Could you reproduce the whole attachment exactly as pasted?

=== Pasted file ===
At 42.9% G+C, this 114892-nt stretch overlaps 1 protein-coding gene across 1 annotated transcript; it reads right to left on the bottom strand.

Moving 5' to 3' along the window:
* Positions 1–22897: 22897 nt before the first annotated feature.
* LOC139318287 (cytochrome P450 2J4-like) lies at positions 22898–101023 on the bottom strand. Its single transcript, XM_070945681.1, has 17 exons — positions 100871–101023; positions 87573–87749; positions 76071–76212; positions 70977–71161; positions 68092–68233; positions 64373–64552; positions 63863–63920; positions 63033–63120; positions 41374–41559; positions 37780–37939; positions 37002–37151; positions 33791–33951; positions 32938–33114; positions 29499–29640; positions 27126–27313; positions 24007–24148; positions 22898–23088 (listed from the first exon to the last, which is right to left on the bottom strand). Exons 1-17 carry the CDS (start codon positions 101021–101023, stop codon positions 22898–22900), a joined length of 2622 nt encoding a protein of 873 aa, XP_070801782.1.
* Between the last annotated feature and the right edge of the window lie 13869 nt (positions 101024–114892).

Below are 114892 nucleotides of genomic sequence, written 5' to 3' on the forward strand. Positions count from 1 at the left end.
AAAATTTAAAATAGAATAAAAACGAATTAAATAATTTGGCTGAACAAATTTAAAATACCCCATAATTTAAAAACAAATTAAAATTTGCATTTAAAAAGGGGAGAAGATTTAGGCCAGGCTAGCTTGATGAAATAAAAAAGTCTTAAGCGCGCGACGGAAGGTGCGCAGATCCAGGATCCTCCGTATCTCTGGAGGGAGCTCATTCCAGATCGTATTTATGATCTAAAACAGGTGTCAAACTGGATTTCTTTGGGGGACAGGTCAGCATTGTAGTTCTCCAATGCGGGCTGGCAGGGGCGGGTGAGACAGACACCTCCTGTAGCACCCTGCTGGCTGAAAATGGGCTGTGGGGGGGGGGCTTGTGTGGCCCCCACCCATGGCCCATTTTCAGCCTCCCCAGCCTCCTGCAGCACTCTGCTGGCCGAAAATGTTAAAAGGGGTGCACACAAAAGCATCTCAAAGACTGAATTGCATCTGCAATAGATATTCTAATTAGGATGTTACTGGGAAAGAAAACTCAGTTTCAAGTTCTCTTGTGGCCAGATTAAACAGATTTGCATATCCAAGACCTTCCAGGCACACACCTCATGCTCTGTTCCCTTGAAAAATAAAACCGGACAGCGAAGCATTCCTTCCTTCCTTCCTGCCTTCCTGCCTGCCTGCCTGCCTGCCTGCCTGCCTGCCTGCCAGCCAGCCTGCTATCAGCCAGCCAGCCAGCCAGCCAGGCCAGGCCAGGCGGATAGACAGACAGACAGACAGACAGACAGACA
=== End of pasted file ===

At 42.9% G+C, this 114892-nt stretch overlaps 1 protein-coding gene across 1 annotated transcript; it reads right to left on the bottom strand.

Moving 5' to 3' along the window:
* Positions 1–22897: 22897 nt before the first annotated feature.
* LOC139318287 (cytochrome P450 2J4-like) lies at positions 22898–101023 on the bottom strand. Its single transcript, XM_070945681.1, has 17 exons — positions 100871–101023; positions 87573–87749; positions 76071–76212; positions 70977–71161; positions 68092–68233; positions 64373–64552; positions 63863–63920; positions 63033–63120; positions 41374–41559; positions 37780–37939; positions 37002–37151; positions 33791–33951; positions 32938–33114; positions 29499–29640; positions 27126–27313; positions 24007–24148; positions 22898–23088 (listed from the first exon to the last, which is right to left on the bottom strand). Exons 1-17 carry the CDS (start codon positions 101021–101023, stop codon positions 22898–22900), a joined length of 2622 nt encoding a protein of 873 aa, XP_070801782.1.
* Between the last annotated feature and the right edge of the window lie 13869 nt (positions 101024–114892).

Below are 114892 nucleotides of genomic sequence, written 5' to 3' on the forward strand. Positions count from 1 at the left end.
AAAATTTAAAATAGAATAAAAACGAATTAAATAATTTGGCTGAACAAATTTAAAATACCCCATAATTTAAAAACAAATTAAAATTTGCATTTAAAAAGGGGAGAAGATTTAGGCCAGGCTAGCTTGATGAAATAAAAAAGTCTTAAGCGCGCGACGGAAGGTGCGCAGATCCAGGATCCTCCGTATCTCTGGAGGGAGCTCATTCCAGATCGTATTTATGATCTAAAACAGGTGTCAAACTGGATTTCTTTGGGGGACAGGTCAGCATTGTAGTTCTCCAATGCGGGCTGGCAGGGGCGGGTGAGACAGACACCTCCTGTAGCACCCTGCTGGCTGAAAATGGGCTGTGGGGGGGGGGCTTGTGTGGCCCCCACCCATGGCCCATTTTCAGCCTCCCCAGCCTCCTGCAGCACTCTGCTGGCCGAAAATGTTAAAAGGGGTGCACACAAAAGCATCTCAAAGACTGAATTGCATCTGCAATAGATATTCTAATTAGGATGTTACTGGGAAAGAAAACTCAGTTTCAAGTTCTCTTGTGGCCAGATTAAACAGATTTGCATATCCAAGACCTTCCAGGCACACACCTCATGCTCTGTTCCCTTGAAAAATAAAACCGGACAGCGAAGCATTCCTTCCTTCCTTCCTGCCTTCCTGCCTGCCTGCCTGCCTGCCTGCCTGCCTGCCTGCCAGCCAGCCTGCTATCAGCCAGCCAGCCAGCCAGCCAGGCCAGGCCAGGCGGATAGACAGACAGACAGACAGACAGACAGACA